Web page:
Provincial mortality in South Africa, 2000 - priority-setting for now and a benchmark for the future

Bradshaw, Debbie, Nannan, Nadine, Groenewald, Pam, Joubert, Jané, Laubscher, Ria, Nojilana, Beatrice, Norman, Rosana, Pieterse, Desiréé, & Schneider, Michelle (2005) Provincial mortality in South Africa, 2000 - priority-setting for now and a benchmark for the future. South African Medical Journal, 95(7), pp. 496-503.

View at publisher (open access)

Abstract

Background. Cause-of-death statistics are an essential component of health information. Despite improvements, underregistration and misclassification of causes make it difficult to interpret the official death statistics.

Objective. To estimate consistent cause-specific death rates for the year 2000 and to identify the leading causes of death and premature mortality in the provinces.

Methods. Total number of deaths and population size were estimated using the Actuarial Society of South Africa ASSA2000 AIDS and demographic model. Cause-of-death profiles based on Statistics South Africa's 15% sample, adjusted for misclassification of deaths due to ill-defined causes and AIDS deaths due to indicator conditions, were applied to the total deaths by age and sex. Age-standardised rates and years of life lost were calculated using age weighting and discounting.

Results. Life expectancy in KwaZulu-Natal and Mpumalanga is about 10 years lower than that in the Western Cape, the province with the lowest mortality rate. HIV/AIDS is the leading cause of premature mortality for all provinces. Mortality due to pre-transitional causes, such as diarrhoea, is more pronounced in the poorer and more rural provinces. In contrast, non-communicable disease mortality is similar across all provinces, although the cause profiles differ. Injury mortality rates are particularly high in provinces with large metropolitan areas and in Mpumalanga.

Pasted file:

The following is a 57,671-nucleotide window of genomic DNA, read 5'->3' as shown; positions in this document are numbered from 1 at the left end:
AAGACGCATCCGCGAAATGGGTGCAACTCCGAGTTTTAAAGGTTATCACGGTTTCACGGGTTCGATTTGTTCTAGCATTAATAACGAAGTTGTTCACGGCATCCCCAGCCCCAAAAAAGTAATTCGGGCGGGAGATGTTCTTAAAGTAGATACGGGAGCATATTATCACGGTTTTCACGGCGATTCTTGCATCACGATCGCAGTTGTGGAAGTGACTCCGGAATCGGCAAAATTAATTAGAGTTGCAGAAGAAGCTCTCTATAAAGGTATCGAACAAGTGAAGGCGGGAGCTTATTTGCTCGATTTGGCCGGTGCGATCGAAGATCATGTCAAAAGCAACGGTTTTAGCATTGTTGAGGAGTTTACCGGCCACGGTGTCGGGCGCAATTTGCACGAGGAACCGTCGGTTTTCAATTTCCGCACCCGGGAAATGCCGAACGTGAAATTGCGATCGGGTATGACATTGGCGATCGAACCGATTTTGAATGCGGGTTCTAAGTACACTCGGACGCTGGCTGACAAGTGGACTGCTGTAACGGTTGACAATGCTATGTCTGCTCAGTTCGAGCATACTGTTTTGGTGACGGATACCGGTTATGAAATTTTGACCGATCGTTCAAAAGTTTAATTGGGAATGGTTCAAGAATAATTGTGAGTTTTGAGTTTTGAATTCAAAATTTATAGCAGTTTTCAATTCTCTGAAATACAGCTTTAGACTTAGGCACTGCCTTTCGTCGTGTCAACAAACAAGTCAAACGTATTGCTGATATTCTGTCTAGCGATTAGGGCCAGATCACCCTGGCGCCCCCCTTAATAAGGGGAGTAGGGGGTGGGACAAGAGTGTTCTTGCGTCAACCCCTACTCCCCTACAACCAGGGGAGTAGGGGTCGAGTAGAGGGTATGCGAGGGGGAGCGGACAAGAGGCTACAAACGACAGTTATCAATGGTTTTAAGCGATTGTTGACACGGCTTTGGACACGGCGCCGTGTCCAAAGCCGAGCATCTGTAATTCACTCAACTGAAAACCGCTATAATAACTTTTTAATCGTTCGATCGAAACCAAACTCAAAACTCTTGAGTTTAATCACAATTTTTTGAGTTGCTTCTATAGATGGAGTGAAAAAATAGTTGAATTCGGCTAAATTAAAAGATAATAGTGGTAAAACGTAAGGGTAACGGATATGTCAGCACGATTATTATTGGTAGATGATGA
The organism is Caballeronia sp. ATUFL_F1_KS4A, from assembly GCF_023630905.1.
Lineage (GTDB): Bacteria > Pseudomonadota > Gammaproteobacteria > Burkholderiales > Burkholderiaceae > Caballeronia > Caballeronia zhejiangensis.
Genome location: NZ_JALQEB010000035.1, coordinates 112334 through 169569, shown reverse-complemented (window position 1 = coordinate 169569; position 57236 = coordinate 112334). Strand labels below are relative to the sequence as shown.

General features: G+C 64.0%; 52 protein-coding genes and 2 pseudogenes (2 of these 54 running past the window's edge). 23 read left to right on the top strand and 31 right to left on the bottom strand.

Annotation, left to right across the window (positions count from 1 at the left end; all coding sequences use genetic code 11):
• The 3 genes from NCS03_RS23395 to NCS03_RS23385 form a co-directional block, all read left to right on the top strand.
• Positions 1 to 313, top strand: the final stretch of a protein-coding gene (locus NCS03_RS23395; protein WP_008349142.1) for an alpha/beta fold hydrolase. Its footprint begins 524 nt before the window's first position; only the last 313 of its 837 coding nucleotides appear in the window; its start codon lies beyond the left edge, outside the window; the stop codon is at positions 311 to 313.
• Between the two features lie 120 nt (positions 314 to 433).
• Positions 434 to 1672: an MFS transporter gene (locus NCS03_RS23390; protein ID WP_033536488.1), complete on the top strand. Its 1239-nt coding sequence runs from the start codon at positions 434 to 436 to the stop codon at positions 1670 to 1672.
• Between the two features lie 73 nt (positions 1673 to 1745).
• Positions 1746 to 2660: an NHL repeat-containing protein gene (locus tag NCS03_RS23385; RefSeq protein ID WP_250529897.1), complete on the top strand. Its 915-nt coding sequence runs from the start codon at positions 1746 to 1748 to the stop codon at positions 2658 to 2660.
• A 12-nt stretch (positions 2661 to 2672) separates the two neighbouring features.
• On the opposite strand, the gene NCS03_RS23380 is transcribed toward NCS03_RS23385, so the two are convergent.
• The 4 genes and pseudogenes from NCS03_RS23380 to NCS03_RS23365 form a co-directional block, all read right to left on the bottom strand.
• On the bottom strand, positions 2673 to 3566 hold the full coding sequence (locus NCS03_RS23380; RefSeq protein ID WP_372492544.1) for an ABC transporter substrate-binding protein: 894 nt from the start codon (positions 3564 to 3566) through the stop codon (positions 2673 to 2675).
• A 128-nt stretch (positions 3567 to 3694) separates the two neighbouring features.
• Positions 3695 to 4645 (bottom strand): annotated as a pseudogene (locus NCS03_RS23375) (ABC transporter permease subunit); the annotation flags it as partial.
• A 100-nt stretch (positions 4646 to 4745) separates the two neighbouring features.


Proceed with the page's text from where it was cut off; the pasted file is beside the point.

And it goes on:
Conclusion. The quadruple burden experienced in all provinces requires a broad range of interventions, including improved access to health care; ensuring that basic needs such as those related to water and sanitation are met; disease and injury prevention; and promotion of a healthy lifestyle. High death rates as a result of HIV/AIDS highlight the urgent need to accelerate the implementation of the treatment and prevention plan. In addition, there is an urgent need to improve the cause-of-death data system to provide reliable cause-of-death statistics at health district level.

Impact and interest:

21 citations in Scopus
Search Google Scholar™
30 citations in Web of Science®

Citation counts are sourced monthly from Scopus and Web of Science® citation databases.

These databases contain citations from different subsets of available publications and different time periods and thus the citation count from each is usually different. Some works are not in either database and no count is displayed. Scopus includes citations from articles published in 1996 onwards, and Web of Science® generally from 1980 onwards.

Citations counts from the Google Scholar™ indexing service can be viewed at the linked Google Scholar™ search.

Full-text downloads:

49 since deposited on 21 Jan 2015
28 in the past twelve months

Full-text downloads displays the total number of times this work’s files (e.g., a PDF) have been downloaded from QUT ePrints as well as the number of downloads in the previous 365 days. The count includes downloads for all files if a work has more than one.

ID Code: 79819
Item Type: Journal Article
Refereed: Yes
Additional URLs:
Keywords: acquired immune deficiency syndrome, adult, age, article, calculation, cause of death, diarrhea, female, gender, health care access, health promotion, human, Human immunodeficiency virus infection, infant, injury, life expectancy, lifestyle, male, mortality, population size, primary prevention, rural area, South Africa, statistics, treatment planning, Child, Cost of Illness, HIV Infections, Homicide, Humans
ISSN: 0256-9574
Subjects: Australian and New Zealand Standard Research Classification > MEDICAL AND HEALTH SCIENCES (110000)
Australian and New Zealand Standard Research Classification > MEDICAL AND HEALTH SCIENCES (110000) > PUBLIC HEALTH AND HEALTH SERVICES (111700)
Australian and New Zealand Standard Research Classification > MEDICAL AND HEALTH SCIENCES (110000) > PUBLIC HEALTH AND HEALTH SERVICES (111700) > Epidemiology (111706)
Australian and New Zealand Standard Research Classification
Divisions: Current > QUT Faculties and Divisions > Faculty of Health
Current > Institutes > Institute of Health and Biomedical Innovation
Current > Schools > School of Public Health & Social Work
Copyright Owner: Copyright 2005 Health & Medical Publishing Group
Copyright Statement: This journal is protected by a Creative Commons Attribution - NonCommercial Works License (CC BY-NC 3.0)
Deposited On: 21 Jan 2015 04:25
Last Modified: 21 Jan 2015 23:08

Export: EndNote | Dublin Core | BibTeX

Repository Staff Only: item control page